I.E., someone flying from a higher elevation airport (say 5000 ft) will be adjusting pitch to a slightly lower value to attain the proper static RPM, because of power loss with the higher altitude. This will automatically dial them in to a pitch that is better for the environment they are flying in. If someone is flying in a wide variety of density altitude conditions, they will probably want to adjust towards a slightly higher static RPM than nominal, if the are doing their checks and adjustments at a low density altitude.

A static RPM of only 4800 is not a best all around performance setting for an RV-12. In fact it is likely that the airplane is not any longer legal as an LSA because it will be able to easily exceed 120 Kts at zero density altitude and max continuous power (as already hinted at in a previous post made by the O.P. in this thread ). Also, at higher weights and density altitudes, it's takeoff and climb performance will be noticeably worse than most RV-12's

On an RV-12, a full throttle static RPM of about 4950, does provide a good all around performance pitch setting. The check needs to be done with no wind, the oil fully warmed to normal operating temp, and the density altitude on the ground, somewhere in the ball park similar to the conditions being flown in most often. If this process is used, doing the check at different times of the year will automatically compensate for major temp swings with the seasons (such as people in the mid west flying in the winter with temps in the teens and 20's, but in the 90's or higher in the summer).
After some experience, most owners learn a preferred pitch value for summer and winter, and then just switch back and forth between them. Here in the pacific north west, we don't have nearly that big of temp (density altitude swings so we pretty much use the same pitch all year round).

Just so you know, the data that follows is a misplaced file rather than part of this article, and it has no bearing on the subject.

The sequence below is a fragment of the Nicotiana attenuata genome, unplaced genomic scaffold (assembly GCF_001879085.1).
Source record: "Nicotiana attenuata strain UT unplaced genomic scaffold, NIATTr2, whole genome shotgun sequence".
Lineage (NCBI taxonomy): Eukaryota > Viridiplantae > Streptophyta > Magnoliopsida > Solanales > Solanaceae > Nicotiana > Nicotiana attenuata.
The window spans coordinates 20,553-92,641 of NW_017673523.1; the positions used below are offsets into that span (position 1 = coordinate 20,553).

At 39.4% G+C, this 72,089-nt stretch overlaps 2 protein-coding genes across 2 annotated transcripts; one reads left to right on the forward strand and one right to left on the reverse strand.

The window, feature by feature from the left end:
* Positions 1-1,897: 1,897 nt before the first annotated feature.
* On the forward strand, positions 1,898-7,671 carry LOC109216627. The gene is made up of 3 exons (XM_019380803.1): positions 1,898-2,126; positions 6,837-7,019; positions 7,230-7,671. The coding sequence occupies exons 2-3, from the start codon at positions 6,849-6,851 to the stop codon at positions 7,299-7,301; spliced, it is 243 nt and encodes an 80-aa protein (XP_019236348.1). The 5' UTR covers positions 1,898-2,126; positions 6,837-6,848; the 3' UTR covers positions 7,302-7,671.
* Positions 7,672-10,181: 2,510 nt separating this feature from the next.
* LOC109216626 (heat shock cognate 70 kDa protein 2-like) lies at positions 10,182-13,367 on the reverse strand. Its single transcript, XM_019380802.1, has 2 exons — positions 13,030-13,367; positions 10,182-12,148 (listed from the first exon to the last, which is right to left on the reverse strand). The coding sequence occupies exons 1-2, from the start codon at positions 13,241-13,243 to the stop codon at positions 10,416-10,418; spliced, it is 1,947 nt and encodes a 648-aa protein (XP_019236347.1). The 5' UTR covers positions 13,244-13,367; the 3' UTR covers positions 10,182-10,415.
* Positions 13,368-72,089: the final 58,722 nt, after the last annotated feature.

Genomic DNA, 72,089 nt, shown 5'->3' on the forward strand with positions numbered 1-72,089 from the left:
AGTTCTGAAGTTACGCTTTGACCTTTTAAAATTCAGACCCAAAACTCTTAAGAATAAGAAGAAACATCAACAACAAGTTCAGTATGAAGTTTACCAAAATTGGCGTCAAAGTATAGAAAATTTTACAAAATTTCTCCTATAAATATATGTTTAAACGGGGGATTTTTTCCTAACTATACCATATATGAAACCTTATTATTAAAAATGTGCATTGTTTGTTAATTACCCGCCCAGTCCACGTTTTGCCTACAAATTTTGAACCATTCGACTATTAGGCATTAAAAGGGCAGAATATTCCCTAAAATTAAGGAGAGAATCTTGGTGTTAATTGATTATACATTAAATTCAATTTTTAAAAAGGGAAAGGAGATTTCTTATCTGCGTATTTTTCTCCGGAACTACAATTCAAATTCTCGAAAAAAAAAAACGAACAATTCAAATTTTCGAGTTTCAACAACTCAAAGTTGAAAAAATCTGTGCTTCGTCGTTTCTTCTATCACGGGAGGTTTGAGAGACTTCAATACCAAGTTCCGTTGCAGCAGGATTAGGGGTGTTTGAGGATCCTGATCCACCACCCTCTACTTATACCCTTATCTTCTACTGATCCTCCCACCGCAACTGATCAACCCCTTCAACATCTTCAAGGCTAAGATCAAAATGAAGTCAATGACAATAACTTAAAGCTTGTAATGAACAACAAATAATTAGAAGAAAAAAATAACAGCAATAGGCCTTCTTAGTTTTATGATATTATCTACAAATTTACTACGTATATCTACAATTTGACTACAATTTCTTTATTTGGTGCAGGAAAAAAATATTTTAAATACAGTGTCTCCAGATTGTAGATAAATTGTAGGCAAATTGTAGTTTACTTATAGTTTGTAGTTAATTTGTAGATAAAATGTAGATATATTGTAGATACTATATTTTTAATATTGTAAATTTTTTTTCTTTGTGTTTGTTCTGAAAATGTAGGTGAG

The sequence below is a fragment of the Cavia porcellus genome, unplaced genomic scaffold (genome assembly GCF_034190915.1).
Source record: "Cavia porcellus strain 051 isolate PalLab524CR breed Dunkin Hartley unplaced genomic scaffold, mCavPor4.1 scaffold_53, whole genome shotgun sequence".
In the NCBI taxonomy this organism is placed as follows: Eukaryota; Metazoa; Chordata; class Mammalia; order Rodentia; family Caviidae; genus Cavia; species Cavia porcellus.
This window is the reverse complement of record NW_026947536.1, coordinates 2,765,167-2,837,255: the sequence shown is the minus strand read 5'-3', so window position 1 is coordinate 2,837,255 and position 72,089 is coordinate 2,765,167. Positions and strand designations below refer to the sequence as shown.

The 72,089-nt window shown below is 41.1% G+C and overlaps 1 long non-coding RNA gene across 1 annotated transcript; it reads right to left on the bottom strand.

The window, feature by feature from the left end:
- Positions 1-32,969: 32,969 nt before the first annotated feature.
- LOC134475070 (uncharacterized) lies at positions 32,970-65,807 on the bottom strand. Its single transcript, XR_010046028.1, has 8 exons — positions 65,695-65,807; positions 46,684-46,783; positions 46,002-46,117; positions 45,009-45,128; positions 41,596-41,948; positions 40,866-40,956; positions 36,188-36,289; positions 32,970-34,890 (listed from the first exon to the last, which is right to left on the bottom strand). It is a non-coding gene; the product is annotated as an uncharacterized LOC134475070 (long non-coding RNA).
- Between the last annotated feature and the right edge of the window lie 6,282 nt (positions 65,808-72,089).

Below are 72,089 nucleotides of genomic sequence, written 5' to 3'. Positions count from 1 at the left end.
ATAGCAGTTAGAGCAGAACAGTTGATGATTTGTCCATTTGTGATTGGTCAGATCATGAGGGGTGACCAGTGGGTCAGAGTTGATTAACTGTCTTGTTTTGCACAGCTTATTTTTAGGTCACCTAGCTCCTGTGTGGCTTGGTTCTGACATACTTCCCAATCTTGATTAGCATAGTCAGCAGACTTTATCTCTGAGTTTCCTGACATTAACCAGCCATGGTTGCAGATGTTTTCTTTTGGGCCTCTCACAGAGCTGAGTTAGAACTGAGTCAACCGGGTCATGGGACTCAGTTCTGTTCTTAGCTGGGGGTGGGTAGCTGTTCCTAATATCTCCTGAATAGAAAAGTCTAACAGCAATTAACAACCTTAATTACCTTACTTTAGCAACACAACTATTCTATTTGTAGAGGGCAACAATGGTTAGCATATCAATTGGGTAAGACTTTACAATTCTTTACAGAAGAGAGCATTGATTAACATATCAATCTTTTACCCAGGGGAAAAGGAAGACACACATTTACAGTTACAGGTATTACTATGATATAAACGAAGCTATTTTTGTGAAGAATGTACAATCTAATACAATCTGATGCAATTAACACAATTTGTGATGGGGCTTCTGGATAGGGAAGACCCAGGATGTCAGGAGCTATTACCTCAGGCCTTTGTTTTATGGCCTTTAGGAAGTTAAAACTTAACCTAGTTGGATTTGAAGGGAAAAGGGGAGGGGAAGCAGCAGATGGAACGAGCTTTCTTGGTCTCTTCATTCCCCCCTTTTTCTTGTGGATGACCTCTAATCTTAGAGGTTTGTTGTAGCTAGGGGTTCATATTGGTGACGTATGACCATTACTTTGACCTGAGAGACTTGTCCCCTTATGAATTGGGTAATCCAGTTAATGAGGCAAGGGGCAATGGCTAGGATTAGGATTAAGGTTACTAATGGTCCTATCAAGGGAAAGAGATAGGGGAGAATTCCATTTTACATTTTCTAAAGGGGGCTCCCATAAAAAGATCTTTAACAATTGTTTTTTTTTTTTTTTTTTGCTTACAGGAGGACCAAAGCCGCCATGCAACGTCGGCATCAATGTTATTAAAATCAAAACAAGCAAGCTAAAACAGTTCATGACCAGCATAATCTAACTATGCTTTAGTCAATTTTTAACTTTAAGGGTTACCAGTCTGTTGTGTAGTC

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Opinions, information and comments are my own unless stated otherwise. They do not necessarily represent the direction/opinions of my employer.

Scott McDaniels
Hubbard, Oregon
Van's Aircraft Engineering Prototype Shop Manager
FAA/DAR
RV-6A (aka "Junkyard Special ")
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  #14  
Old 05-05-2014, 01:47 PM
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Tony_T Tony_T is offline
 
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Location: Lacey, WA
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Quote:
Originally Posted by f1rocket View Post
This thread has caused me to go back and address prop pitch once again. When I put the digital angle finder on the blades, there is a difference of at least 5 degrees between them. I find that hard to believe. Is there a trick to measuring the angle? I've leveled the prop, and measured the angle the same distance from the hub on each blade? What am I missing?

I thought I'd ask before going any further. Thanks.
Randy
Hard to answer that question without seeing how and with what you are measuring the angle. There really is not a straight surface on the prop blade that you can rest a digital level against and be consistent. Some of us therefor made a fixture of sorts for the digital level that can be placed with consistency against the blade. Here is a picture of mine, a search will turn up others and many past posts about how to do this. Most of us can get the blades within about 0.1? of each other:


This fixture contacts the blade at three points and has a notch that lines up with the inner paint stripe. You have to be rather careful and take several reads and average them but 0.1? is possible.
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  #15  
Old 05-05-2014, 01:59 PM
roger lee roger lee is offline
 
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Location: Tucson, AZ